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Christine Metz Howard
International Affairs

Abdelmajid Hannoum receives Fulbright U.S. Scholar Award to Morocco

Mon, 05/02/2022

LAWRENCE – Abdelmajid Hannoum, University of Kansas professor of anthropology, has received a Fulbright U.S. Scholar Award to travel to Morocco to conduct research on African migration to Europe.

Abdelmajid Hannoum, University of Kansas professor of anthropologyBeginning this fall, Hannoum will spend a year conducting an ethnographic study of African migrants in several Moroccan cities and the Moroccan-Spanish border, focusing on the risk of death among Moroccan and sub-Saharan migrants. During his time in Morocco, Hannoum will be affiliated with the Institut Universitaire de la Recherche Scientifique (IURS) at the University Mohamed V.

Fulbright U.S. Scholar Awards are prestigious and competitive fellowships that provide unique opportunities for scholars to teach and conduct research abroad. The Fulbright U.S. Scholar Program offers over 400 awards in more than 130 countries.

Hannoum’s research will be part of a project tentatively titled “In Search of Life: Risk and Danger Among African Migrants in Morocco,” which will build on Hannoum’s work on African migration to Europe. In particular, he will explore the question of death and dying among North and West African migrant youth in the actual crossing of the Mediterranean Sea and in climbing the 6-meter-high fence at the Spanish enclave of Melilla.

The Fulbright award will allow Hannoum to visit several areas of Morocco:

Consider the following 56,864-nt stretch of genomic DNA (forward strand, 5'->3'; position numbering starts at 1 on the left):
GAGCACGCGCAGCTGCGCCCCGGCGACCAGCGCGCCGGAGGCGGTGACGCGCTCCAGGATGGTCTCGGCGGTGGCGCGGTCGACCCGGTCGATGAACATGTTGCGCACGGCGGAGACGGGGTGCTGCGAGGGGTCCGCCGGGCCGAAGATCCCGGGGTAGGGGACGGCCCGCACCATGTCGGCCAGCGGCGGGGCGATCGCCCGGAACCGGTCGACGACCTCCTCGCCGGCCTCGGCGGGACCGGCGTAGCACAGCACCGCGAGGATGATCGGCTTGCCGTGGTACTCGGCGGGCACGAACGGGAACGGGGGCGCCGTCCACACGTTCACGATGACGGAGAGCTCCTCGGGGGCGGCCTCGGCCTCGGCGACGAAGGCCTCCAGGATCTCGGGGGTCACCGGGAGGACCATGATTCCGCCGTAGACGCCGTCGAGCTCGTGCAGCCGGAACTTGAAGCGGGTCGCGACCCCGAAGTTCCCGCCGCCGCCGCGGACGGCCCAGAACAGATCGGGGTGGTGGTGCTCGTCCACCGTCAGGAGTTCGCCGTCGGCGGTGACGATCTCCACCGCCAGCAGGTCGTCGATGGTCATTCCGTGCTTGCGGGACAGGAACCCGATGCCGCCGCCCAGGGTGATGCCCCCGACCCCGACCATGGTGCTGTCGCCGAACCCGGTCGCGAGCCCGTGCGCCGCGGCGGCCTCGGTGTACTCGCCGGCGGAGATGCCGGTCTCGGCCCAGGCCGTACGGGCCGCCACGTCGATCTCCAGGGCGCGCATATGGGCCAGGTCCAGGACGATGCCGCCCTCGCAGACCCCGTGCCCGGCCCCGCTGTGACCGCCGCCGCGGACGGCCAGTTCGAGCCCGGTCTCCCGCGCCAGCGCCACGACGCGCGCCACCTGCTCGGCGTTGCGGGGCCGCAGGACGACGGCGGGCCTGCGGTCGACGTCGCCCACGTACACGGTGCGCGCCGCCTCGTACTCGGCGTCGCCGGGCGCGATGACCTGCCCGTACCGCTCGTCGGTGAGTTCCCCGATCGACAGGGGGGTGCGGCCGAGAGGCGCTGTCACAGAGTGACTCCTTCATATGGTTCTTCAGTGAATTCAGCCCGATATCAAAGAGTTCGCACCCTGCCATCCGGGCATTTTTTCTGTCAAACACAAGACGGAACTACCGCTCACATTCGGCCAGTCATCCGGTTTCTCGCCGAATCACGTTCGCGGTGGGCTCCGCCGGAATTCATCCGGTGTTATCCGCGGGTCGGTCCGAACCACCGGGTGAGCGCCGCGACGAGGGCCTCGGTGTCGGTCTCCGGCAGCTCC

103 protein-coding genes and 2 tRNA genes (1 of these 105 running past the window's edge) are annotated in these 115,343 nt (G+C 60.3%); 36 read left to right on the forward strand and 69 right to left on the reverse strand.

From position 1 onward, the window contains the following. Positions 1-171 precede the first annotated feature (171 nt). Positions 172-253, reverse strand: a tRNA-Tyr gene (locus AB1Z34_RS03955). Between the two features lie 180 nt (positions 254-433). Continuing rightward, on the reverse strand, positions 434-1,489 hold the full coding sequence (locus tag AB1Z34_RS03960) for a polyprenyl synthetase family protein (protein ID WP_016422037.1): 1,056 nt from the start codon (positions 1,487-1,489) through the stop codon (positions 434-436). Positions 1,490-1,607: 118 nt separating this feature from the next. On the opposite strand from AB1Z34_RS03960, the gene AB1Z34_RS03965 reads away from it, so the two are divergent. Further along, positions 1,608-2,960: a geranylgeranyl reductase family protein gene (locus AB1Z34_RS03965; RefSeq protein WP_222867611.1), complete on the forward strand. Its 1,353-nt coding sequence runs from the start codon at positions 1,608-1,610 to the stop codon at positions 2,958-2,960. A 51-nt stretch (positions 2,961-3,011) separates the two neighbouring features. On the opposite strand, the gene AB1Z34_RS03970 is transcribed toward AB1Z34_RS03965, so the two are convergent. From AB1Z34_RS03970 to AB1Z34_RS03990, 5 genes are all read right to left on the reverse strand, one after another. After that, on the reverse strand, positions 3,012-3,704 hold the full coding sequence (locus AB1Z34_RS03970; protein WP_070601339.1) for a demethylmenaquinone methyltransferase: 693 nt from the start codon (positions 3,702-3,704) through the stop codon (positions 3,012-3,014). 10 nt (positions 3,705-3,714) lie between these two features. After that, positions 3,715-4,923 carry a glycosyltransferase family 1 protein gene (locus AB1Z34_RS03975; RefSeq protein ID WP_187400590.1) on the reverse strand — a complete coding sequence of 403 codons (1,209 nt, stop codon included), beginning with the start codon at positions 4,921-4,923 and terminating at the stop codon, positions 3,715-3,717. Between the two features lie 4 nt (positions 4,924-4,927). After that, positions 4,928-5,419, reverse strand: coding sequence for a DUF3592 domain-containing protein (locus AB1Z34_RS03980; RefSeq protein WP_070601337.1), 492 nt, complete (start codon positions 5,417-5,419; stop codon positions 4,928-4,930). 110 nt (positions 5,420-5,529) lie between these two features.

• Oujda, located on the Algeria-Morocco border where the migrants enter.
  • Rabat, which hosts an unofficial embassy, an office organized by the undocumented migrants themselves, where migrants make contacts with other migrants and smugglers to obtain all the necessary information for their endeavor.
  • North of Morocco, between Ksar es-Sghir and the Moroccan side of the border with the Spanish enclaves of Ceuta and Melilla on the Mediterranean Sea, where West Africans attempt to and often do cross.

“The award will help me not only conduct one year of fieldwork but also learn more about the social and political changes ongoing in Moroccan society and the culture of youth migration,” Hannoum said. “This award is meant to facilitate interactions and understanding among people and create real bonds of mutual trust and respect. This makes it very meaningful to me.”

The Fulbright Program is the flagship international educational exchange program sponsored by the U.S. government and is designed to build lasting connections between the people of the U.S. and the people of other countries. Since its establishment in 1946, the Fulbright Program has given more than 400,000 students, scholars, teachers, artists and scientists the opportunity to study, teach and conduct research, exchange ideas and contribute to finding solutions to shared international concerns.



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